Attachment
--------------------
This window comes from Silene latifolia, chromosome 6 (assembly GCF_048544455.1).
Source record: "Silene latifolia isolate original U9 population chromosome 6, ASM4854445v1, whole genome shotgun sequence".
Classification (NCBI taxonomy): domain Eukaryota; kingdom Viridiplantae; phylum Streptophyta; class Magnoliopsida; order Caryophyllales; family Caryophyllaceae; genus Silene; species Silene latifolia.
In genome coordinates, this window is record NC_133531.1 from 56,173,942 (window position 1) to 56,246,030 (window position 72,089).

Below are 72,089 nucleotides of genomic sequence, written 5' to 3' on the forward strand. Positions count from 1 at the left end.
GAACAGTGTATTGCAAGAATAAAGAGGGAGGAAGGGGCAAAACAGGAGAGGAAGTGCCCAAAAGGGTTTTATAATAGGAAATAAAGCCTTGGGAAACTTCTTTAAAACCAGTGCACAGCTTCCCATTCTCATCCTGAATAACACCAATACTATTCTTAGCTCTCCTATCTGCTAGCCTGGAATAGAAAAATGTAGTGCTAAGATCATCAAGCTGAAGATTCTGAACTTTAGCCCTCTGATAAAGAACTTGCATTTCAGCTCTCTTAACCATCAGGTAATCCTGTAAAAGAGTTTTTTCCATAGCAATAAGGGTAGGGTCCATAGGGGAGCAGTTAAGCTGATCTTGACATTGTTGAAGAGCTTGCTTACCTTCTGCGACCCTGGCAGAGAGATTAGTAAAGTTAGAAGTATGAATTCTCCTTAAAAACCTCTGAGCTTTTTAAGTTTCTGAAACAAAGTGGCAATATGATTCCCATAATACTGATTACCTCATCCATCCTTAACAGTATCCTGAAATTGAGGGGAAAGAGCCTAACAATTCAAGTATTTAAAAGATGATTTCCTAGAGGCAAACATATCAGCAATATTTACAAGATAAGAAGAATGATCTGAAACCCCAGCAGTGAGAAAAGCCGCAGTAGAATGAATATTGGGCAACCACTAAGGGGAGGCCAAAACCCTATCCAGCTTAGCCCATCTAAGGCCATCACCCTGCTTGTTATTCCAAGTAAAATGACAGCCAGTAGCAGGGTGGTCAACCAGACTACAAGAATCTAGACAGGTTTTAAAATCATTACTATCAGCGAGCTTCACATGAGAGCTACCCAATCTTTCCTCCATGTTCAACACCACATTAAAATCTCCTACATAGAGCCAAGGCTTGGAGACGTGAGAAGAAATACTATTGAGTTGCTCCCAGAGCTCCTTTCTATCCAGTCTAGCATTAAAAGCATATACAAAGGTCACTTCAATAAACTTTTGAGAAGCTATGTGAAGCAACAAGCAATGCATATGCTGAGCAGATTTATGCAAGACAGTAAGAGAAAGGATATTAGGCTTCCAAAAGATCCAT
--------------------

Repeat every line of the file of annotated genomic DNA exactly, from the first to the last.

This window comes from Silene latifolia, chromosome 6 (assembly GCF_048544455.1).
Source record: "Silene latifolia isolate original U9 population chromosome 6, ASM4854445v1, whole genome shotgun sequence".
Classification (NCBI taxonomy): domain Eukaryota; kingdom Viridiplantae; phylum Streptophyta; class Magnoliopsida; order Caryophyllales; family Caryophyllaceae; genus Silene; species Silene latifolia.
In genome coordinates, this window is record NC_133531.1 from 56,173,942 (window position 1) to 56,246,030 (window position 72,089).

Below are 72,089 nucleotides of genomic sequence, written 5' to 3' on the forward strand. Positions count from 1 at the left end.
GAACAGTGTATTGCAAGAATAAAGAGGGAGGAAGGGGCAAAACAGGAGAGGAAGTGCCCAAAAGGGTTTTATAATAGGAAATAAAGCCTTGGGAAACTTCTTTAAAACCAGTGCACAGCTTCCCATTCTCATCCTGAATAACACCAATACTATTCTTAGCTCTCCTATCTGCTAGCCTGGAATAGAAAAATGTAGTGCTAAGATCATCAAGCTGAAGATTCTGAACTTTAGCCCTCTGATAAAGAACTTGCATTTCAGCTCTCTTAACCATCAGGTAATCCTGTAAAAGAGTTTTTTCCATAGCAATAAGGGTAGGGTCCATAGGGGAGCAGTTAAGCTGATCTTGACATTGTTGAAGAGCTTGCTTACCTTCTGCGACCCTGGCAGAGAGATTAGTAAAGTTAGAAGTATGAATTCTCCTTAAAAACCTCTGAGCTTTTTAAGTTTCTGAAACAAAGTGGCAATATGATTCCCATAATACTGATTACCTCATCCATCCTTAACAGTATCCTGAAATTGAGGGGAAAGAGCCTAACAATTCAAGTATTTAAAAGATGATTTCCTAGAGGCAAACATATCAGCAATATTTACAAGATAAGAAGAATGATCTGAAACCCCAGCAGTGAGAAAAGCCGCAGTAGAATGAATATTGGGCAACCACTAAGGGGAGGCCAAAACCCTATCCAGCTTAGCCCATCTAAGGCCATCACCCTGCTTGTTATTCCAAGTAAAATGACAGCCAGTAGCAGGGTGGTCAACCAGACTACAAGAATCTAGACAGGTTTTAAAATCATTACTATCAGCGAGCTTCACATGAGAGCTACCCAATCTTTCCTCCATGTTCAACACCACATTAAAATCTCCTACATAGAGCCAAGGCTTGGAGACGTGAGAAGAAATACTATTGAGTTGCTCCCAGAGCTCCTTTCTATCCAGTCTAGCATTAAAAGCATATACAAAGGTCACTTCAATAAACTTTTGAGAAGCTATGTGAAGCAACAAGCAATGCATATGCTGAGCAGATTTATGCAAGACAGTAAGAGAAAGGATATTAGGCTTCCAAAAGATCCAT